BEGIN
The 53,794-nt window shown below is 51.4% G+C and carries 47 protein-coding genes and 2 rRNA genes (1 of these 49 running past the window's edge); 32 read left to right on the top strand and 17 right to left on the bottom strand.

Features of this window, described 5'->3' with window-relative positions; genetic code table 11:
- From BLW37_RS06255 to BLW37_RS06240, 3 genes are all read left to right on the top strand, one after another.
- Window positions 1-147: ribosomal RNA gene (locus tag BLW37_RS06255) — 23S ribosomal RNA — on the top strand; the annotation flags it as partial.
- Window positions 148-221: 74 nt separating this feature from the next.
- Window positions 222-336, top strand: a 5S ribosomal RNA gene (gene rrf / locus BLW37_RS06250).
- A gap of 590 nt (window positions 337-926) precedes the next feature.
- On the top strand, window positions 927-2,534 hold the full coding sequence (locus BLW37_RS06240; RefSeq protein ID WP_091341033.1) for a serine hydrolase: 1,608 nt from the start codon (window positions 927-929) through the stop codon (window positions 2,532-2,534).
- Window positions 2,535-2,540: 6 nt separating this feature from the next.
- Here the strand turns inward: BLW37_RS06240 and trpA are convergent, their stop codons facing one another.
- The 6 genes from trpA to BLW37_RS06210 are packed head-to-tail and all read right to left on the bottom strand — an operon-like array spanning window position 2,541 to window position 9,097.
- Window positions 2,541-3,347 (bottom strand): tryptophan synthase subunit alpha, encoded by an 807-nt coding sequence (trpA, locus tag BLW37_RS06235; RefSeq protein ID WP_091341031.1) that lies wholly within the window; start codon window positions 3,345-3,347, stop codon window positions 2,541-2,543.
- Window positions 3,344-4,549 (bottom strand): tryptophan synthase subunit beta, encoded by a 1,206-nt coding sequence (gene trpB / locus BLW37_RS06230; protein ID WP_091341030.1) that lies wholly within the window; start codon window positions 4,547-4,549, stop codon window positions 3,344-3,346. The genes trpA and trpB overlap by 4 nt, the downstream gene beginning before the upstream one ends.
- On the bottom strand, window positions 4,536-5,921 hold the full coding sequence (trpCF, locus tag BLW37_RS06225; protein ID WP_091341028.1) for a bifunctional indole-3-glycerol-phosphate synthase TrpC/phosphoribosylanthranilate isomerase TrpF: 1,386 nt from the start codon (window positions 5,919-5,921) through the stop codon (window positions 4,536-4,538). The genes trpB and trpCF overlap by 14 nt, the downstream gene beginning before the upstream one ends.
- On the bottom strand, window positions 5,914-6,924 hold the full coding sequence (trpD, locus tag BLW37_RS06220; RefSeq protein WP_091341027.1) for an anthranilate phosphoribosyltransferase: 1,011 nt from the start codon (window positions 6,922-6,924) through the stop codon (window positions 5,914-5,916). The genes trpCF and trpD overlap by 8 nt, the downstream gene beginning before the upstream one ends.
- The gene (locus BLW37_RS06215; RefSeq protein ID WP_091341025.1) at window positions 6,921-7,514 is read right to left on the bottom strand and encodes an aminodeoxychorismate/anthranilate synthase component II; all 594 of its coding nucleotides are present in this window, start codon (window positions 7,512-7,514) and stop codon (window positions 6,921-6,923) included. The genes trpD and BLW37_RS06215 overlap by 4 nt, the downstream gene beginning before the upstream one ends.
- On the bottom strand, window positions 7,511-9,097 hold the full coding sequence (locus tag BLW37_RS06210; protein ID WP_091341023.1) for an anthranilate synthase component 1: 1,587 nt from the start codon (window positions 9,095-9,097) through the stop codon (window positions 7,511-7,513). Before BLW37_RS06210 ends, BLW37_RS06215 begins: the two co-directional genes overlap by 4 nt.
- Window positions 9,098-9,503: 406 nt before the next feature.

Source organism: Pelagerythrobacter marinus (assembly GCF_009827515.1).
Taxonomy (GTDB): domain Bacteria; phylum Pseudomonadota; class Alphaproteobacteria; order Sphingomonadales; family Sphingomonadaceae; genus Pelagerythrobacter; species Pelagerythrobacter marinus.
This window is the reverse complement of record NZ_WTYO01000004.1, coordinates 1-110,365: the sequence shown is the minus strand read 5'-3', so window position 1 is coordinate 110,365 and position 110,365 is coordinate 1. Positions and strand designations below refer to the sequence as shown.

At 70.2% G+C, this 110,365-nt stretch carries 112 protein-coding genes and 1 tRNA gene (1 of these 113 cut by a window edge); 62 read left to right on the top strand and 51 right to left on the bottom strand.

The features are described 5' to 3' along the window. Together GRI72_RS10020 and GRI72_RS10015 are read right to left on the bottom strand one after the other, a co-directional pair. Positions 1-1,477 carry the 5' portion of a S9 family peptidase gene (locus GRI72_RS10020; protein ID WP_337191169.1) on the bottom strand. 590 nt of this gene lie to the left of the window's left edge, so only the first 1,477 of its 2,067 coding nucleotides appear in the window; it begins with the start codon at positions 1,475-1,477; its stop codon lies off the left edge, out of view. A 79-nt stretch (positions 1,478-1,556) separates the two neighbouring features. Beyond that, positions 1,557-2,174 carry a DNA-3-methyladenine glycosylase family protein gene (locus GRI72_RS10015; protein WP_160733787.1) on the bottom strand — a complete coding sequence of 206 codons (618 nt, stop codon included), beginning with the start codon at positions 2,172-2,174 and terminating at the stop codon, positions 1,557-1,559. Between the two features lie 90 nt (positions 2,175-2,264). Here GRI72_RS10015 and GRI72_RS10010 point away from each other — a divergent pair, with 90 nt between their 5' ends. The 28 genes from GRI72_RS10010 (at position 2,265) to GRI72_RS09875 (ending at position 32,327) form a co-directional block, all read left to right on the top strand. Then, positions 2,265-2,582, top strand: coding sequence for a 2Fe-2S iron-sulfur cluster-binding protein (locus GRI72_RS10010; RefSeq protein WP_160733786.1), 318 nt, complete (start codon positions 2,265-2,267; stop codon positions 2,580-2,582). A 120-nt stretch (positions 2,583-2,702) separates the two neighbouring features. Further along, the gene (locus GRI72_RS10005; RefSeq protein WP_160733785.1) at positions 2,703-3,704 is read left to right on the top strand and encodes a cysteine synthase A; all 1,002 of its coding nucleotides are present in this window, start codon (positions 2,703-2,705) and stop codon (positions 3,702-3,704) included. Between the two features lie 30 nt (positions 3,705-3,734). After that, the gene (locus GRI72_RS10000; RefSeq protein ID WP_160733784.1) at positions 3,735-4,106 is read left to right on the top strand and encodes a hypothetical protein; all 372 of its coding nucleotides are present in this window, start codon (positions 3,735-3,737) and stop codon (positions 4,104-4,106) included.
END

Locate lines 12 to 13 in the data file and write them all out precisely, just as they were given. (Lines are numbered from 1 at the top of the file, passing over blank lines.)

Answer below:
- Window positions 2,541-3,347 (bottom strand): tryptophan synthase subunit alpha, encoded by an 807-nt coding sequence (trpA, locus tag BLW37_RS06235; RefSeq protein ID WP_091341031.1) that lies wholly within the window; start codon window positions 3,345-3,347, stop codon window positions 2,541-2,543.
- Window positions 3,344-4,549 (bottom strand): tryptophan synthase subunit beta, encoded by a 1,206-nt coding sequence (gene trpB / locus BLW37_RS06230; protein ID WP_091341030.1) that lies wholly within the window; start codon window positions 4,547-4,549, stop codon window positions 3,344-3,346. The genes trpA and trpB overlap by 4 nt, the downstream gene beginning before the upstream one ends.